Wednesday, January 31, 2007

I Want to Know What Love Is?

As I read through the thirteenth chapter of Paul's first letter to the Corinthians, the classic rock song of the 80's comes to mind - Foreigner's "I Want to Know What Love is." In chapter twelve, Paul outlines and explains the different spiritual gifts that are given through the manifestation of the Spirit. These are wisdom, knowledge, faith, gifts of healing, miraculous powers, prophecy, distinguishing between the spirits, and finally, speaking in tongues. Paul then goes on to explain that while no one person has all of these gifts, as the body of Christ, we do in sum and on the whole. Each of us participates by offering their part to the larger body. Nevertheless, there's something even more significant...

A simple answer to Lou Gramm's vocals would be to have a look at I Corinthians 13 - what is commonly referred to as The Love Chapter. What Paul is saying here is that while we can have all these manifestations of the Spirit, it doesn't really matter if we don't have something else; that something else of course is love. We can have all the wisdom and knowledge in the world and yet we really have nothing. In the words of Solomon, a life without love is meaningless.

As I look over the characteristics of love found in verses 4 and following, I'm honestly a little bit troubled. I'm perplexed because I too, want to know what love is and I'm afraid that I don't have it? But it's right here, in these very verses that we find out precisely what love is and isn't. First of all, what is love? It is patient, kind, and rejoices in the truth. It always protects, always trusts, always hopes, and always perseveres. Secondly, what love is not? It does not envy, it doesn't boast, it isn't proud. It is not rude, nor self seeking, and it is not easily angered. It keeps no record of wrongs and it doesn't delight in evil. Last of all, it never fails or ends.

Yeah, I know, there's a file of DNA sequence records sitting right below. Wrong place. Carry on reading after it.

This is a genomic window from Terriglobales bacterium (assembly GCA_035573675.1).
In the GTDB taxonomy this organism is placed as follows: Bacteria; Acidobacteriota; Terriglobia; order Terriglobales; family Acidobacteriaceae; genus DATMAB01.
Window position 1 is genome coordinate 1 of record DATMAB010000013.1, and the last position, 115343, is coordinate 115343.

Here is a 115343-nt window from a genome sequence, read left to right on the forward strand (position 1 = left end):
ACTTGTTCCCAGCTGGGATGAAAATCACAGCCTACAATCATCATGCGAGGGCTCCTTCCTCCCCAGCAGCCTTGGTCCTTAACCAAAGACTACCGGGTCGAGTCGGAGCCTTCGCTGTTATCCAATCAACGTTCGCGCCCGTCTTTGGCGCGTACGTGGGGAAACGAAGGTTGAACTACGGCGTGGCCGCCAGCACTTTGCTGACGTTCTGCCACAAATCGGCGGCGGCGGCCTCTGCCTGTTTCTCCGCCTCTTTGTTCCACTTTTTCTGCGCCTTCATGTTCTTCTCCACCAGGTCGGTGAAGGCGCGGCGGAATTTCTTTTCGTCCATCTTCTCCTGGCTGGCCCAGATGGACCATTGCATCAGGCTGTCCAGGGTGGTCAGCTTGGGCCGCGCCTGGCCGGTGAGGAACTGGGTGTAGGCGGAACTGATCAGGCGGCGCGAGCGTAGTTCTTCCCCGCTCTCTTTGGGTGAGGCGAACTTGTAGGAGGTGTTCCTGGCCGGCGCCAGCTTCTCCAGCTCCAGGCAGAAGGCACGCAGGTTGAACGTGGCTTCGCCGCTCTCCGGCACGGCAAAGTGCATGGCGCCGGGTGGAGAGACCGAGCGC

Wow! What a list and yet how do we live up to such a high calling? How often am I patient and kind; content with my life as opposed to envious of others. As opposed to some of the other loves that we find in the greek language, the type of love Paul is referencing here has nothing to do with how we might feel. For example, we might not feel like doing the dishes or cleaning the bathroom, but we know that by doing so we take some of the weight off the shoulders of our spouse so that they don't have to do it. That's agape love. Maybe we're in a situation where we could be everything but kind. In other words, we don't FEEL like responding in a kind way. Well, as before, the type of love Paul is talking about here has little if nothing to do with how we feel. It's about responding in a kind way despite our feelings to do the opposite. This too is agape love. It's an act of the will.

The simple fact is there may be days, weeks, or even longer periods where we might not feel "in love" with our husbands or our wives. This might be for a variety of reasons, but know this: we can still respond in a loving way. By an act of the will and through the power of the Holy Spirit, we can respond with love despite how we might feel. So, if you want to know what love is, let not your feelings be your guide. Think of love as a verb instead.